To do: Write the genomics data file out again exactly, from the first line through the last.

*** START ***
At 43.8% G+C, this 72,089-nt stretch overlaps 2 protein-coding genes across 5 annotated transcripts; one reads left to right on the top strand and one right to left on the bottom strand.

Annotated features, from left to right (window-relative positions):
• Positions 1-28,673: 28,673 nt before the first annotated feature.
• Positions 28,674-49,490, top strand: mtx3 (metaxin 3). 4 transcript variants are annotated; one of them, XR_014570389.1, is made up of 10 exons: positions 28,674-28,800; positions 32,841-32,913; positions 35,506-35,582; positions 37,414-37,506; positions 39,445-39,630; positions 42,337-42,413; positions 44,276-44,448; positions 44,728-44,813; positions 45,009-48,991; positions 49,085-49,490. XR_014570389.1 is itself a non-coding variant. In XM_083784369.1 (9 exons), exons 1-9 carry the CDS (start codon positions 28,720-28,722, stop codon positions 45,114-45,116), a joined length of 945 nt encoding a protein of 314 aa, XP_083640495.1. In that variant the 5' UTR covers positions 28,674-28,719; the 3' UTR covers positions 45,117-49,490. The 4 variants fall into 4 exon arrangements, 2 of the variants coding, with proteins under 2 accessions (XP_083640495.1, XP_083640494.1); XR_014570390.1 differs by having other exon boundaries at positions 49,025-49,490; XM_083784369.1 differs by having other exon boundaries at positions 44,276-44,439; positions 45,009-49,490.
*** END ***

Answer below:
At 43.8% G+C, this 72,089-nt stretch overlaps 2 protein-coding genes across 5 annotated transcripts; one reads left to right on the top strand and one right to left on the bottom strand.

Annotated features, from left to right (window-relative positions):
• Positions 1-28,673: 28,673 nt before the first annotated feature.
• Positions 28,674-49,490, top strand: mtx3 (metaxin 3). 4 transcript variants are annotated; one of them, XR_014570389.1, is made up of 10 exons: positions 28,674-28,800; positions 32,841-32,913; positions 35,506-35,582; positions 37,414-37,506; positions 39,445-39,630; positions 42,337-42,413; positions 44,276-44,448; positions 44,728-44,813; positions 45,009-48,991; positions 49,085-49,490. XR_014570389.1 is itself a non-coding variant. In XM_083784369.1 (9 exons), exons 1-9 carry the CDS (start codon positions 28,720-28,722, stop codon positions 45,114-45,116), a joined length of 945 nt encoding a protein of 314 aa, XP_083640495.1. In that variant the 5' UTR covers positions 28,674-28,719; the 3' UTR covers positions 45,117-49,490. The 4 variants fall into 4 exon arrangements, 2 of the variants coding, with proteins under 2 accessions (XP_083640495.1, XP_083640494.1); XR_014570390.1 differs by having other exon boundaries at positions 49,025-49,490; XM_083784369.1 differs by having other exon boundaries at positions 44,276-44,439; positions 45,009-49,490.